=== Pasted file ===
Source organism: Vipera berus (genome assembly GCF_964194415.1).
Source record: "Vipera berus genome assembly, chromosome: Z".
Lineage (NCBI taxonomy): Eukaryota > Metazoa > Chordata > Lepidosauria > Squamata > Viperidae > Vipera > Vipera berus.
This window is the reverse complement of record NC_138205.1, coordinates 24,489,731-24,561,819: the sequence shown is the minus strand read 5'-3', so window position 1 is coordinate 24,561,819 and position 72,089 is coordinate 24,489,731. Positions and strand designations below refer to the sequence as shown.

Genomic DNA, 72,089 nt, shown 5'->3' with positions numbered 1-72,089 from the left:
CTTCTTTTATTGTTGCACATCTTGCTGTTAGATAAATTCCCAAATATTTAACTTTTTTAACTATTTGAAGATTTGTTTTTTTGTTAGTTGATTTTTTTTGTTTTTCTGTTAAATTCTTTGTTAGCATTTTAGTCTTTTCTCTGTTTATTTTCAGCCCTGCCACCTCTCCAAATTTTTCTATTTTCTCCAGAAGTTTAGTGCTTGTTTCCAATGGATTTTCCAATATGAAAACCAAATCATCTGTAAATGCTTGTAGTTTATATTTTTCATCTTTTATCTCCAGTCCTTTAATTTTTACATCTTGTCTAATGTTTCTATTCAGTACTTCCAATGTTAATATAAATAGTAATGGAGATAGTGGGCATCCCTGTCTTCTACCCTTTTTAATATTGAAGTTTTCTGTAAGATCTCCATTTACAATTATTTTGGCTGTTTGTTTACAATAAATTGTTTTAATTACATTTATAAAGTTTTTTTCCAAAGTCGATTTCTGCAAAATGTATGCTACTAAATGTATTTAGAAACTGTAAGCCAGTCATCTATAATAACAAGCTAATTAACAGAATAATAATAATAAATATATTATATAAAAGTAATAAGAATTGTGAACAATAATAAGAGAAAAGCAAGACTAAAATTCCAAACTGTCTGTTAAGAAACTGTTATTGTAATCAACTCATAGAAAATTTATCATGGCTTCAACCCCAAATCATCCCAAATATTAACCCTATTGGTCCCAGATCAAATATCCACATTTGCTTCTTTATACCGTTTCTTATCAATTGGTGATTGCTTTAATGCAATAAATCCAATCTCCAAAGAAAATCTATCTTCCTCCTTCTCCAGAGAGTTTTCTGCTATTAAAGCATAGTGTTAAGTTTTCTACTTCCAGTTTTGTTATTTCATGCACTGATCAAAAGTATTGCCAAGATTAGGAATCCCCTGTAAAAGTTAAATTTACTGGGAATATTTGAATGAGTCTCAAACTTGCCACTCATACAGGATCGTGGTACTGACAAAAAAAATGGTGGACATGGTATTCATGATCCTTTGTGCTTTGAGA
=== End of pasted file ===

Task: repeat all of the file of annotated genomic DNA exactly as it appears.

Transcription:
Source organism: Vipera berus (genome assembly GCF_964194415.1).
Source record: "Vipera berus genome assembly, chromosome: Z".
Lineage (NCBI taxonomy): Eukaryota > Metazoa > Chordata > Lepidosauria > Squamata > Viperidae > Vipera > Vipera berus.
This window is the reverse complement of record NC_138205.1, coordinates 24,489,731-24,561,819: the sequence shown is the minus strand read 5'-3', so window position 1 is coordinate 24,561,819 and position 72,089 is coordinate 24,489,731. Positions and strand designations below refer to the sequence as shown.

Genomic DNA, 72,089 nt, shown 5'->3' with positions numbered 1-72,089 from the left:
CTTCTTTTATTGTTGCACATCTTGCTGTTAGATAAATTCCCAAATATTTAACTTTTTTAACTATTTGAAGATTTGTTTTTTTGTTAGTTGATTTTTTTTGTTTTTCTGTTAAATTCTTTGTTAGCATTTTAGTCTTTTCTCTGTTTATTTTCAGCCCTGCCACCTCTCCAAATTTTTCTATTTTCTCCAGAAGTTTAGTGCTTGTTTCCAATGGATTTTCCAATATGAAAACCAAATCATCTGTAAATGCTTGTAGTTTATATTTTTCATCTTTTATCTCCAGTCCTTTAATTTTTACATCTTGTCTAATGTTTCTATTCAGTACTTCCAATGTTAATATAAATAGTAATGGAGATAGTGGGCATCCCTGTCTTCTACCCTTTTTAATATTGAAGTTTTCTGTAAGATCTCCATTTACAATTATTTTGGCTGTTTGTTTACAATAAATTGTTTTAATTACATTTATAAAGTTTTTTTCCAAAGTCGATTTCTGCAAAATGTATGCTACTAAATGTATTTAGAAACTGTAAGCCAGTCATCTATAATAACAAGCTAATTAACAGAATAATAATAATAAATATATTATATAAAAGTAATAAGAATTGTGAACAATAATAAGAGAAAAGCAAGACTAAAATTCCAAACTGTCTGTTAAGAAACTGTTATTGTAATCAACTCATAGAAAATTTATCATGGCTTCAACCCCAAATCATCCCAAATATTAACCCTATTGGTCCCAGATCAAATATCCACATTTGCTTCTTTATACCGTTTCTTATCAATTGGTGATTGCTTTAATGCAATAAATCCAATCTCCAAAGAAAATCTATCTTCCTCCTTCTCCAGAGAGTTTTCTGCTATTAAAGCATAGTGTTAAGTTTTCTACTTCCAGTTTTGTTATTTCATGCACTGATCAAAAGTATTGCCAAGATTAGGAATCCCCTGTAAAAGTTAAATTTACTGGGAATATTTGAATGAGTCTCAAACTTGCCACTCATACAGGATCGTGGTACTGACAAAAAAAATGGTGGACATGGTATTCATGATCCTTTGTGCTTTGAGA